FISHING

in Western Australia

 

A good catch

 

 

 

 

 

 

Saltwater fishing from the beach requires no license (fishing from a boat now does) but there are bag and size limits for many fish species. Contact the Fisheries Department for more information Ph. (08) 9482 7333. Regional offices in Pt. Hedland, Broome, Exmouth, Karratha, Carnarvon, Denham and the south west.

 

Freshwater fishing, Cray and abalone fishing/collecting and net fishing all require licenses.

 

Please DO NOT KEEP UNDERSIZE FISH, put them back and let them grow to spawning size so there will always be something to catch. So many people I have met will take fish that are just undersized. Size limits are placed to give the fish you catch a chance to breed before they are killed. Like wise please do not take fish that are exceptionally large. These fish are the breeding stock for future generations and they should be preserved. There are now maximum size limits on some fish including on all cod species.

 

If you see people taking fish illegally report them to the authorities as they are ruining a great sport for everyone who does do the right thing.

 

Not sure about size and bag limits? Inquire at CALM or Fisheries offices or buy a good fishing book. Put back anything you don't want, and put it back alive. Illegal fishing can be reported to Fishwatch on 1800 815 507.

 

Looking for great seafood recipes? Check out our free recipe site.

 

IS THE FISH I CATCH SAFE TO EAT?

 

Firstly you have to know what sort of fish you have caught. If you are not familiar with the different species of fish then the photos below will help you identify many of the more common fish caught in W.A. It is always a good idea to buy a good identification guide to fish so that you can find out what you have caught and if it is edible.

 

There are some fish, like toad fish (known locally as blowies), that are highly toxic and can kill people if they eat them. Other fish have venomous spines that can inflict severe pain. In some areas of Australia certain species of fish may contain ciguatera poison. This is caused by the things they eat and builds up to dangerous levels in larger fish. The Chinaman fish, for example, is not eaten in Queensland because of the risk of this poison. In W.A. some people do eat these fish with no ill effects so the danger may be regional.

 

As a general rule of thumb, never eat a fish that does not have scales. If it has spines then be very careful how you handle it. Rabbit fish or spinefoot have a very nasty venom in their spines but they don't look very different to many other fish with non-venomous spines.

 

If you are not familiar with the different types of fish you can ask other people who are fishing nearby what you have caught and if it is safe to eat.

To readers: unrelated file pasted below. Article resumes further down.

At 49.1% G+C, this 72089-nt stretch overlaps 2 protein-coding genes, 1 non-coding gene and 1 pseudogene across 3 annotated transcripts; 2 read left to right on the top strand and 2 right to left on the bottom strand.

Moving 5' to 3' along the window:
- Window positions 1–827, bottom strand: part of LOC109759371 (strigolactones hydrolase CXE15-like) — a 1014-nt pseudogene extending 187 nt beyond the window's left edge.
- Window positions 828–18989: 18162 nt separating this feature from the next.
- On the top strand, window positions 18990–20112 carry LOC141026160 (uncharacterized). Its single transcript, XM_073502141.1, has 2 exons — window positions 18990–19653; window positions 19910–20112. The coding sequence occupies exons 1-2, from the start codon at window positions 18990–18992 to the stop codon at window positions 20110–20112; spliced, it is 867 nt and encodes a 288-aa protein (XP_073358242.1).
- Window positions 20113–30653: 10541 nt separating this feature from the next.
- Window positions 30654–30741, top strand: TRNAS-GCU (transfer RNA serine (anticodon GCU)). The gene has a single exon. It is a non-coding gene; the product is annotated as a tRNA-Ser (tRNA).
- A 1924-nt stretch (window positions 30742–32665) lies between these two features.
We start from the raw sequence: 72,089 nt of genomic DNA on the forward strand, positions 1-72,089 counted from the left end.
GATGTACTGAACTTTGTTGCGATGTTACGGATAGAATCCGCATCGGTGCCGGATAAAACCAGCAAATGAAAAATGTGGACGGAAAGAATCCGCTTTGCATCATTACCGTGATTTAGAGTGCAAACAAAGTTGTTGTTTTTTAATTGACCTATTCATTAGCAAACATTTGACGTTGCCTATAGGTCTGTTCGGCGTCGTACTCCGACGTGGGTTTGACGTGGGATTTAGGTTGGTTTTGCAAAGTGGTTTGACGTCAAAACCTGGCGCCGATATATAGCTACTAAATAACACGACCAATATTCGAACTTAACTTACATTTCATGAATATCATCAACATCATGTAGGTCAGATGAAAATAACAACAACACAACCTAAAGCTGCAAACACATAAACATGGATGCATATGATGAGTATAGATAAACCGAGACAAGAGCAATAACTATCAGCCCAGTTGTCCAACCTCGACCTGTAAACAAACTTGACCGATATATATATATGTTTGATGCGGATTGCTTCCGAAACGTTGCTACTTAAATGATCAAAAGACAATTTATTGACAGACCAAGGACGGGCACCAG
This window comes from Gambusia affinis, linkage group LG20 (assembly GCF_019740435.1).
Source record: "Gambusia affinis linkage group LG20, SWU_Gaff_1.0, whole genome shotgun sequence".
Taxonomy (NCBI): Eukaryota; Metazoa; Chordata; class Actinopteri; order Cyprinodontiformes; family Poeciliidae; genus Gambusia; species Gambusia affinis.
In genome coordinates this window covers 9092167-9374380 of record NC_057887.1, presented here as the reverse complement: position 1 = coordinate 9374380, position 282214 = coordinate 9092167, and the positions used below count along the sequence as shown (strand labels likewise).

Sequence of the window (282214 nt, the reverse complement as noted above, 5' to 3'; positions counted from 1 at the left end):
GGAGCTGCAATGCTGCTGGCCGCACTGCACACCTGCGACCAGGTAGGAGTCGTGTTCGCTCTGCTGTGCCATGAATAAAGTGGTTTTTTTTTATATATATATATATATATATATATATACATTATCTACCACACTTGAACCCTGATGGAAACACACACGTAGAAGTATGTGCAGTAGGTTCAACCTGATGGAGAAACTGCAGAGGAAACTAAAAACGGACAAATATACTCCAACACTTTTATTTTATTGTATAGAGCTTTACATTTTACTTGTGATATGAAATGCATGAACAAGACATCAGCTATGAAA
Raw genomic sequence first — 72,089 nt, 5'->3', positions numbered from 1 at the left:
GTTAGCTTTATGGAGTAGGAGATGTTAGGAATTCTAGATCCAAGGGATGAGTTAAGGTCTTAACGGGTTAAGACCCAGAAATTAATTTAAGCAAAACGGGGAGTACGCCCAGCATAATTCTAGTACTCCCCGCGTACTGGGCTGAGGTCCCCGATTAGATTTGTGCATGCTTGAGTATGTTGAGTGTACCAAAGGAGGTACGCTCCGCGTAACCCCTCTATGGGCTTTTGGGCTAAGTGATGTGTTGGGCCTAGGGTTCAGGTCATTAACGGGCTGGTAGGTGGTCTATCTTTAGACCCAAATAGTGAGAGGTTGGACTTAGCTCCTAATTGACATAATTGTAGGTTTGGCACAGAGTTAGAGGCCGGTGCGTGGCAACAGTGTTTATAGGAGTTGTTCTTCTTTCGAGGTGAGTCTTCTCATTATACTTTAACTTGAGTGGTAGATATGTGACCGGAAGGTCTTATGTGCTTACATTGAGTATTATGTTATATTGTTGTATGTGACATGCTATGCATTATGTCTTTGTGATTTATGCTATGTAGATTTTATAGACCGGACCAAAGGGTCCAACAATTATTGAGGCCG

Water quality in Western Australia generally isn't an issue if you are fishing in the ocean. In rivers and lakes you need to be aware (especially in summer) of any toxic algal bloom warnings. These are usually issued on the internet so it is a simple matter of doing a search with Google.

 

If you want to find out how to catch fish like these then read our Fishing tips page.

and don't forget to follow W.A.'s fishing regulations.

PHOTO GUIDE TO FISH IDENTIFICATION

Following is a series of photographs of some of the fish you might catch and our rating system on how good they are to eat.

Our rating system for eating fish:

* Basically Horrible
** Edible but poor
*** Good eating
**** Excellent

 

Name : Australian Salmon
Food Rating : *
Usually caught : From the beach with medium to heavy tackle and long beach rods.
Habitat : Open sea.
Found : South coast and south west.

Notes : Australian salmon are most often targeted as a sport fish as they fight well but they are not highly regarded as an eating fish.

They are mostly caught along beaches in the south or south-west of the state by anglers with long beach rods.

These fish are not actually salmon and are more closely related to Australian herring - which incidentally are not herring! Juvenile Australian salmon are sometimes mistaken for Australian herring.

In the eastern states, Australian herring are known as Tommy rough.

Our Experiences : We don't actually target any species we don't want to eat so we have only ever caught immature specimens when fishing for whiting in estuaries.

 

Australian Salmon - juvenile

 

Name : Barracuda and Military Seapike and other pike
Food Rating : **
Usually caught : From the beach or boats.
Habitat : Open sea and tidal creeks.
Found : Tropical waters.

Notes : Fast aggressive fish with lots of sharp teeth.

These are often caught on lures or with a moving bait.

Although they are not highly regarded as an eating fish, their flesh is white and not very fishy tasting.

Barracuda are the largest fish in this group, followed by the military seapike and striped pike.

Our Experiences : We have caught larger barracuda on fast moving lures and smaller pike of all sorts of different baits. We never deliberately target these fish and often catch them when fishing for mackerel or some reef species.

 

Military Seapike

 

Name : Barramundi
Food Rating : ***
Usually caught : From moving boats or by casting and retrieving baits.
Habitat : Open sea and tidal creeks.
Found : Tropical waters.

Notes : Barramundi have a status like no other fish in Australia. They are highly prized and many people extol their virtues as an eating fish.

Although their flesh is firm and white, it can be a bit on the bland side. Fish caught in the ocean are far more preferable for eating to those caught in rivers.

One of the reasons people like to catch a 'barra' is the legendary fighting prowess of the fish.

Barramundi are tropical species and can be caught along the north west coast as far south as Onslow BUT they are usually only in this 'southern' part of their range during the hot season. They are found in the Kimberley all year round.